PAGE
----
In his debut book, a New York Times best-seller, Dr. Vivek Murthy draws readers’ attention to a serious and often overlooked health issue: loneliness. The 19th Surgeon General of the United States and the 2020 recipient of the 2020 Vilcek-Gold Award for Humanism in Healthcare (as well as a Gold Humanism Honor Society member and a 2016 National Humanism in Medicine Medal recipient), Dr. Murthy has held a humanistic perspective on healthcare his entire career. In Together, Dr. Murthy stitches collected stories from his childhood, his patients, and his adult life, along with powerful statistics and incisive studies, to underscore how critical human connection is to our well-being. His own personal stories, of feeling disconnected as an adult, of his loneliness as a child, illustrate his thoughtfulness and choice to be vulnerable and connect with the reader. He reassures readers that they are not alone – loneliness is very common; we simply don’t talk about it. This book provides an opportunity to open this conversation and begin to reexamine and strengthen our own connections for the better. Note: The audiobook features Dr. Murthy himself reading, in his gentle, compassionate voice, and is a particularly worthwhile listen.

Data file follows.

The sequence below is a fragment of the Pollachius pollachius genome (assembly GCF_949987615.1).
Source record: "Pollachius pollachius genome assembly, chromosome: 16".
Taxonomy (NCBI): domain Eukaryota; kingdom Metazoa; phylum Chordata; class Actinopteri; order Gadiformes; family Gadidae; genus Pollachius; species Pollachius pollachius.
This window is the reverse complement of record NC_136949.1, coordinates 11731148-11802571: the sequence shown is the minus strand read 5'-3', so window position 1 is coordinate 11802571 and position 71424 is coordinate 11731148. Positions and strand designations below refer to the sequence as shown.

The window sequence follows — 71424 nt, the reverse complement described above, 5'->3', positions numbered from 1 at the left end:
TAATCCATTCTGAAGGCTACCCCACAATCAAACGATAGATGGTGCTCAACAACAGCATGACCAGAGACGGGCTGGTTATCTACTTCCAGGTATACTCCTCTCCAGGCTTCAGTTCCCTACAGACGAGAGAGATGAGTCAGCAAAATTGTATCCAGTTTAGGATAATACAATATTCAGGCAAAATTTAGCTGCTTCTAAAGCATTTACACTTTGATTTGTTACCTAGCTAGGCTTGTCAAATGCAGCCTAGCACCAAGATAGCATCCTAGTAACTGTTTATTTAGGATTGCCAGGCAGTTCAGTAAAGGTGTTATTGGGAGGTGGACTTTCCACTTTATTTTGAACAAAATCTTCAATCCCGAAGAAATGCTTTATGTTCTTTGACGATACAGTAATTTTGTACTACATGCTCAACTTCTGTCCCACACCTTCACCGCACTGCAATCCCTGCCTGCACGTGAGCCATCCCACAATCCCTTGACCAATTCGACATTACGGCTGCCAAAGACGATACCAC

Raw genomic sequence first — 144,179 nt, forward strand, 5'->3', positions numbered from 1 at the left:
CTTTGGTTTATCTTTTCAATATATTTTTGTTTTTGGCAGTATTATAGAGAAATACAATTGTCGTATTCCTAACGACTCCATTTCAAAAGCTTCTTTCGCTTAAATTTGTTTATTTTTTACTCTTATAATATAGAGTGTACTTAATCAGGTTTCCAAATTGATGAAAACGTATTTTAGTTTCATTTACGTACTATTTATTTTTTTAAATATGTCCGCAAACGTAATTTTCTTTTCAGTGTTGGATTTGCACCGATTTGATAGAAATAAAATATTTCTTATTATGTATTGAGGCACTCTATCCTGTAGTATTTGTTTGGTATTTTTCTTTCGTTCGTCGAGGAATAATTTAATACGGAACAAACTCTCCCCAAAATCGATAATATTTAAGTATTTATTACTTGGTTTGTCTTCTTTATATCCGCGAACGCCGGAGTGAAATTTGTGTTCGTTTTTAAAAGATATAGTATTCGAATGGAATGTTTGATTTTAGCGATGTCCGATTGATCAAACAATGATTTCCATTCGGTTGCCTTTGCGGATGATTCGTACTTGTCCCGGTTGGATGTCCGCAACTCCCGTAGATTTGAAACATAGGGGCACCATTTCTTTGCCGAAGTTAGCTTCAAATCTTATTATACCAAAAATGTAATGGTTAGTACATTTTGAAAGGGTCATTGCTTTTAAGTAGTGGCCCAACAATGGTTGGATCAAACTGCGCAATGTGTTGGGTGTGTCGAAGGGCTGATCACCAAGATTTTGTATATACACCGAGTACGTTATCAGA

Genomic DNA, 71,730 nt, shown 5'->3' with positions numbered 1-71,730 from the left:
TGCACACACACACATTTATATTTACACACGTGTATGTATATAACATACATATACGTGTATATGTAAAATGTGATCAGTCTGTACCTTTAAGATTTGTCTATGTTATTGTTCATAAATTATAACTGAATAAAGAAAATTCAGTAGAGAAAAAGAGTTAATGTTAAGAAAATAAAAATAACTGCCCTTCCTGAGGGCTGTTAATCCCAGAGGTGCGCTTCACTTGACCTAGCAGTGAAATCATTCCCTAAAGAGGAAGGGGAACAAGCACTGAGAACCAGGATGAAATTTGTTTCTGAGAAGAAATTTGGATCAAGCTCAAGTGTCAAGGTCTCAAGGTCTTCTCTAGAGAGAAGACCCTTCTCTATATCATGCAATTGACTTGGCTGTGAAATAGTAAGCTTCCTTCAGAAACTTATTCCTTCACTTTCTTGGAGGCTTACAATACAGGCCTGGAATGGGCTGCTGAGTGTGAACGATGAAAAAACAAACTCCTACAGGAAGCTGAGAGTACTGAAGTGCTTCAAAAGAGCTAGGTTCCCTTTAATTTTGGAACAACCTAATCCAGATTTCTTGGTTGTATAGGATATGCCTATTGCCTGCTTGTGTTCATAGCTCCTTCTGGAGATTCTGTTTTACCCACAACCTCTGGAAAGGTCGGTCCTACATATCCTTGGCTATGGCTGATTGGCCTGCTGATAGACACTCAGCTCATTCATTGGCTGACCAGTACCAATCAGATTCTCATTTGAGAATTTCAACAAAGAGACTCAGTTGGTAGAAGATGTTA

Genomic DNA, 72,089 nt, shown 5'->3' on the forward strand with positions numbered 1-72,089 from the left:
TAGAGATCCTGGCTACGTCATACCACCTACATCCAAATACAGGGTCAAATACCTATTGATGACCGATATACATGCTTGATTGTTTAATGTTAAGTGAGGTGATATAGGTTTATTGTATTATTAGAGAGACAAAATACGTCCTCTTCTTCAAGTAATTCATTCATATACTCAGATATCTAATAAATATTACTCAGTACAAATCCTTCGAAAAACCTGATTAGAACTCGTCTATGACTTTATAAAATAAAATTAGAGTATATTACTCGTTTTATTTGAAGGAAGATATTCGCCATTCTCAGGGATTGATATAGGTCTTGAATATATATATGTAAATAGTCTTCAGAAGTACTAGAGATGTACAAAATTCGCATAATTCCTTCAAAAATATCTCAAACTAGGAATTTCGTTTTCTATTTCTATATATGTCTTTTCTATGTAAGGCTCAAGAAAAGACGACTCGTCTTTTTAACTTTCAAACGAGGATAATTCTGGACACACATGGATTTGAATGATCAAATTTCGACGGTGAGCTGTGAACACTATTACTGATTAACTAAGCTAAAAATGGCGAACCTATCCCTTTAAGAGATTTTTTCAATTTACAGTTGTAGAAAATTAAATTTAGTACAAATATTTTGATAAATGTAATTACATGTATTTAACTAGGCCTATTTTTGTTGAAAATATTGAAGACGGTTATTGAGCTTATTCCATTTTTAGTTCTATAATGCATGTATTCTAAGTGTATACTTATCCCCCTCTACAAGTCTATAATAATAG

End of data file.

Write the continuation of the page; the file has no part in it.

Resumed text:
When We Do Harm: A Doctor Confronts Medical Errors by Dr. Danielle Ofri
Mistakes in medical care are more common than we would like to think. Physician-author, Bellevue Literary Review co-founder, and recipient of the Gold Foundation’s National Humanism in Medicine Medal, Dr. Ofri explores medical errors and patient safety in our healthcare system in her latest book. She intertwines compelling patient narratives with her thoughts on how to mitigate these errors. Her lively storytelling is crisp and engaging and backed by stats and studies. The Kirkus Review writes of When We Do Harm, “What makes this book special is [Dr.] Ofri’s perspective and compassionate nature; she sees her own patients as real people and is candid with readers about her concerns and vulnerabilities. . . . Thorough analysis of a challenging problem executed with a personal touch that makes it highly readable.”
The First Cell: And the Human Costs of Pursuing Cancer to the Last by Dr. Azra Raza